In Physical Therapy

5 Things You Need to Know About Treating Chronic Pain

One of the most common complaints that patients have when going to the doctor is pain. In the United States, there are more than 100 million people who suffer from chronic pain. As you may know, pain comes in two forms: chronic and acute. Acute pain is what you feel after an injury, such as a burn or a broken bone. In some cases, acute pain is a sign of something wrong with your body, such as passing kidney stones or tonsillitis. Acute pain can become chronic pain. Here are a few things that you need to know about treating chronic pain. 


What Is Chronic Pain?

Different doctors have different definitions of chronic pain. In the eyes of some doctors, pain becomes chronic after three months. Other doctors believe that pain becomes chronic after a year. There are also doctors who subscribe to the belief that pain is chronic is if it lasts longer than it typically should. According to research, acute pain may lead to chronic pain if the way a patient’s brain is wired changes. Sometimes, patients suffer from chronic pain when there hasn’t been any surgery or injury to cause it. Typically, illness is the cause of chronic pain. Some examples of diseases and illnesses that cause chronic pain include:

  • Arthritis
  • Fibromyalgia
  • Lupus
  • Cancer
  • Migraine
  • Joint dysfunction

Now that you know what chronic pain is, here are five things you need to know about treating chronic pain.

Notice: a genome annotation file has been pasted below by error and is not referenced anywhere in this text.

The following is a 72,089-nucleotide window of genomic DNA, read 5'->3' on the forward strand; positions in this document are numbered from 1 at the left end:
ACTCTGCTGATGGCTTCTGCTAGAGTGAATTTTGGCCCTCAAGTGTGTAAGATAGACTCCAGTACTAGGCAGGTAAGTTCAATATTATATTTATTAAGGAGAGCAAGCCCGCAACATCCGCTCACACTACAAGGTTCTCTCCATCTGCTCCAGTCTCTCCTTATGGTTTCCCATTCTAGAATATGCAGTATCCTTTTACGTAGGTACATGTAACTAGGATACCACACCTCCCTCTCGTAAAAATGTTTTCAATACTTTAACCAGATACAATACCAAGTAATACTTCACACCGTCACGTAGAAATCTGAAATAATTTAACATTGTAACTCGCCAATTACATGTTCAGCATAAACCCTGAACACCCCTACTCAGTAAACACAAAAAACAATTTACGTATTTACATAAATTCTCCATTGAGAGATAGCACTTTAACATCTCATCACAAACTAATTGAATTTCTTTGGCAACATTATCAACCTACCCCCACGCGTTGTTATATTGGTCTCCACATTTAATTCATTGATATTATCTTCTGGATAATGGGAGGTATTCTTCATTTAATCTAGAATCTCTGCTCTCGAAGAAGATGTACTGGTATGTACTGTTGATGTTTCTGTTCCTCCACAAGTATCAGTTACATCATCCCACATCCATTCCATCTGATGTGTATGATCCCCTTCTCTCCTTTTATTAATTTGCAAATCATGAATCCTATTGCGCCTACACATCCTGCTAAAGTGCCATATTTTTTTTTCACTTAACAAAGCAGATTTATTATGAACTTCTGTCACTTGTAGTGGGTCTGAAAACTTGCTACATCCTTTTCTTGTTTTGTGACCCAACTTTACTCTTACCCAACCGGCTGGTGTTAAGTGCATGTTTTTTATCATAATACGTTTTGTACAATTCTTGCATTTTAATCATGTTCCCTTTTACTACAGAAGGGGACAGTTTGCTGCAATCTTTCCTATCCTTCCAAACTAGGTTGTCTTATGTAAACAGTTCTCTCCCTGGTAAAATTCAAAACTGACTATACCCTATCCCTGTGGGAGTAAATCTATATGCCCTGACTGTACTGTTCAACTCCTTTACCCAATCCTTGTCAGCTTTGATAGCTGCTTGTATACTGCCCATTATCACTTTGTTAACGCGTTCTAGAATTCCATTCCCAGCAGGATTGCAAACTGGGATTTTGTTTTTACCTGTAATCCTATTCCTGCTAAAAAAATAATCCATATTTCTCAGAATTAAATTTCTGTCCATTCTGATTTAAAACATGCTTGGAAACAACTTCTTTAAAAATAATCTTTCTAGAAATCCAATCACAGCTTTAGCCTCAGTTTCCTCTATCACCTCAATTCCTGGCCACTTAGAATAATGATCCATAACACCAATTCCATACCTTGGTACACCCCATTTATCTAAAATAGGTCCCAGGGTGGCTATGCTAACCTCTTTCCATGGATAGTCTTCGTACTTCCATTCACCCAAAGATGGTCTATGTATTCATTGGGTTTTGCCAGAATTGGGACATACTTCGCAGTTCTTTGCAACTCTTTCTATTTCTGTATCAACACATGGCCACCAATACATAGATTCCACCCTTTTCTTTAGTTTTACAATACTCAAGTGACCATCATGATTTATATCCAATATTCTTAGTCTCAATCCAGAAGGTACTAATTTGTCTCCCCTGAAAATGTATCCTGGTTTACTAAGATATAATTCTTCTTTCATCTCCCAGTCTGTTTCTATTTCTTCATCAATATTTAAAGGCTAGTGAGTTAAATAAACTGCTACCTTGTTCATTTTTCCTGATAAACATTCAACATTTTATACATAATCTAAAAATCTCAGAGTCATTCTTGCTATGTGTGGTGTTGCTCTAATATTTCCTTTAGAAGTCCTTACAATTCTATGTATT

1. Chronic Pain Is Real

Unfortunately, many people who suffer from chronic pain are treated as if they are exaggerating or making up their pain. However, the truth is that the pain is 100 percent real, even if the cause is not known. Just about every person who suffers from chronic pain wants to be pain-free and gains nothing from lying about their pain.


2. Chronic Pain Is Associated with Disuse Syndrome

Chronic pain frequently leads to disuse syndrome, which refers to a long-term lack of physical activity. Disuse syndrome can have a negative impact on your cardiovascular, musculoskeletal, psychological, neurological, and emotional processes. Disuse syndrome can lead to an overall lack of wellbeing. Unfortunately, disuse syndrome can be just as debilitating as chronic pain.


3. Chronic Pain Is a Common Cause of Sleep-Related Problems

Chronic pain can lead to a cycle of sleep-related problems. As you can imagine, chronic pain can make it harder to sleep at night. In turn, lack of sleep can worsen chronic pain, creating a vicious cycle.


4. Pain Is Personal

Everyone experiences and copes with pain differently. Even if two people are suffering from the same condition, one may be incapacitated by the pain while the other may only experience minor pain. This is particularly true when it comes to back pain.


5. Happiness Is Possible

Just because you see a person with chronic pain smiling does not mean they are not in pain or are having a good day. Loved ones often make the false assumption that just because someone is smiling means they are not experiencing pain.

Chronic pain is typically a life-changing condition. For more information about treating and coping with chronic pain, don’t hesitate to contact us.


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